Section 73 - Compensation for loss or damage caused by breach of
contract : Indian Contract Act
What is Compensation for loss or damage caused by breach of
contract? Section 73 of Indian Contract Act
Section 73 of Indian Contract Act 1872 : "Compensation for loss
or damage caused by breach of contract"
73. When a contract has been broken, the party who suffers by
such breach is entitled to receive, from the party who has
broken the contract, compensation for any loss or damage caused
to him thereby, which naturally arose in the usual course of
things from such breach, or which the parties knew, when they
made the contract, to be likely to result from the breach of it.
Such compensation is not to be given for any remote and
indirect loss or damage sustained by reason of the breach.
Compensation for failure to discharge obligation resembling
those created by contract. When an obligation resembling those
created by contract has been incurred and has not been
discharged, any person injured by the failure to discharge it is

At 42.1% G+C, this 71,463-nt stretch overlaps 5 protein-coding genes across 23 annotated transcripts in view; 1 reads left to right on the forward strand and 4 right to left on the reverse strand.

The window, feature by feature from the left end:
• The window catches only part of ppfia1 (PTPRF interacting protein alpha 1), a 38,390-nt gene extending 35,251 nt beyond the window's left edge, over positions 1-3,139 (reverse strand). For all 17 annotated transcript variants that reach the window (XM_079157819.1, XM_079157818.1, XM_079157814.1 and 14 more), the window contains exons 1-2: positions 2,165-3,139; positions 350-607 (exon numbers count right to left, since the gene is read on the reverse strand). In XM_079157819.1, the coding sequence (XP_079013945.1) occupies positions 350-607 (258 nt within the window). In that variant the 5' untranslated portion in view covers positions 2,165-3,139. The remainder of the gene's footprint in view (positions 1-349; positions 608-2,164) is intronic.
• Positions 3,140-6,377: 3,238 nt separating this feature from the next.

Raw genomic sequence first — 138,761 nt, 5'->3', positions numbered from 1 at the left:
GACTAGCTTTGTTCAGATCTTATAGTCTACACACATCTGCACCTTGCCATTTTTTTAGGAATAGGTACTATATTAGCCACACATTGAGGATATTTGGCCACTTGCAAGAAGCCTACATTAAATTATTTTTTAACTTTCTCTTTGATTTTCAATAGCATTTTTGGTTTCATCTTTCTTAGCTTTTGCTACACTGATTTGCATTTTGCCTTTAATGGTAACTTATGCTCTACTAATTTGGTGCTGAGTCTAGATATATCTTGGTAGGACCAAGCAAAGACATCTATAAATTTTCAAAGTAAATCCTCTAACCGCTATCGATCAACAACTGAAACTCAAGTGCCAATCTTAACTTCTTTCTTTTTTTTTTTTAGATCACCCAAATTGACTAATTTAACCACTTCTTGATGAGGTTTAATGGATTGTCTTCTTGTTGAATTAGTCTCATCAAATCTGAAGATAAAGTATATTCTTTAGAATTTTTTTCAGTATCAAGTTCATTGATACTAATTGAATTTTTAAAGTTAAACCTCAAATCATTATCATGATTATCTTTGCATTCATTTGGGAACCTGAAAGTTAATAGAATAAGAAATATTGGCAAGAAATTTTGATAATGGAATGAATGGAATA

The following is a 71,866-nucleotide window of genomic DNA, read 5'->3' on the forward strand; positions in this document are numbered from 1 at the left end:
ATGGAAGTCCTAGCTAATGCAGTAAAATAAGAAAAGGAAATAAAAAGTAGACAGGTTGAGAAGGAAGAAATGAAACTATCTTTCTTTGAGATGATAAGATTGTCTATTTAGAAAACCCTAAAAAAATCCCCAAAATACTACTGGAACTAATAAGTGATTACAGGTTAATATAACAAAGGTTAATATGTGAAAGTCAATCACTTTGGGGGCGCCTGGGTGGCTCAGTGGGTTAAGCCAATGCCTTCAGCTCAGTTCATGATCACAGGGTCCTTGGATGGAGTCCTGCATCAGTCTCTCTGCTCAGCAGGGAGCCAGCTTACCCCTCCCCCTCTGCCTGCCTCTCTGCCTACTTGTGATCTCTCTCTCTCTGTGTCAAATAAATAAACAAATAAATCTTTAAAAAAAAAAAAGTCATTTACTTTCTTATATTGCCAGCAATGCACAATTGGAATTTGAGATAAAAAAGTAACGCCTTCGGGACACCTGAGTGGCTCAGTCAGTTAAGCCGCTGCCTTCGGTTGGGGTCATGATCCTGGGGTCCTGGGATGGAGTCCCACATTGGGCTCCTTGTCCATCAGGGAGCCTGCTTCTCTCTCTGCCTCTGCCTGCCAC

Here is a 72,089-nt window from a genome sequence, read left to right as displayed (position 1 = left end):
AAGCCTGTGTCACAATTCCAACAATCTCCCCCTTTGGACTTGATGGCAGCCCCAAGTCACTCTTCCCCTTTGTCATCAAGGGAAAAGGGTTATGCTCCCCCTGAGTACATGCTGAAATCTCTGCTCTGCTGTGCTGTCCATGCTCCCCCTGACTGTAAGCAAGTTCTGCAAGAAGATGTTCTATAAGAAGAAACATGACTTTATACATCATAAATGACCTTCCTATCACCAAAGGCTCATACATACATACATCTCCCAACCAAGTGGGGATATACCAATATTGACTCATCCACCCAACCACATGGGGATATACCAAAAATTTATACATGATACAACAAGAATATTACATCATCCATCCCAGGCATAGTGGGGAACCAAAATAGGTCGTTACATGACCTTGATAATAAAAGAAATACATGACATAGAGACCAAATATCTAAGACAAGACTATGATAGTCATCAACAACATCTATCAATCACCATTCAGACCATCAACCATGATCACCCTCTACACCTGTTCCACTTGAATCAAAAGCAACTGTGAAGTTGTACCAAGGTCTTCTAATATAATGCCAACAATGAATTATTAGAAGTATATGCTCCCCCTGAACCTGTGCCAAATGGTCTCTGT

entitled to receive the same compensation from the party in
default, as if such person had contracted to discharge it and
had broken his contract.
Explanation. In estimating the loss or damage arising from a
breach of contract, the means which existed of remedying the
inconvenience caused by the non-performance of the contract must
be taken into account.
(a) A contracts to sell and deliver 50 maunds of saltpetre to B,
at a certain price to be paid on delivery. A breaks his promise.
B is entitled to receive from A, by way of compensation, the
sum, if any, by which the contract price falls short of the
price for which B might have obtained 50 maunds of saltpetre of
like quality at the time when the saltpetre ought to have been
(b) A hires B's ship to go to Bombay, and there take on
board, on the first of January a cargo which A is to provide and
to bring it to Calcutta, the freight to be paid when earned. B's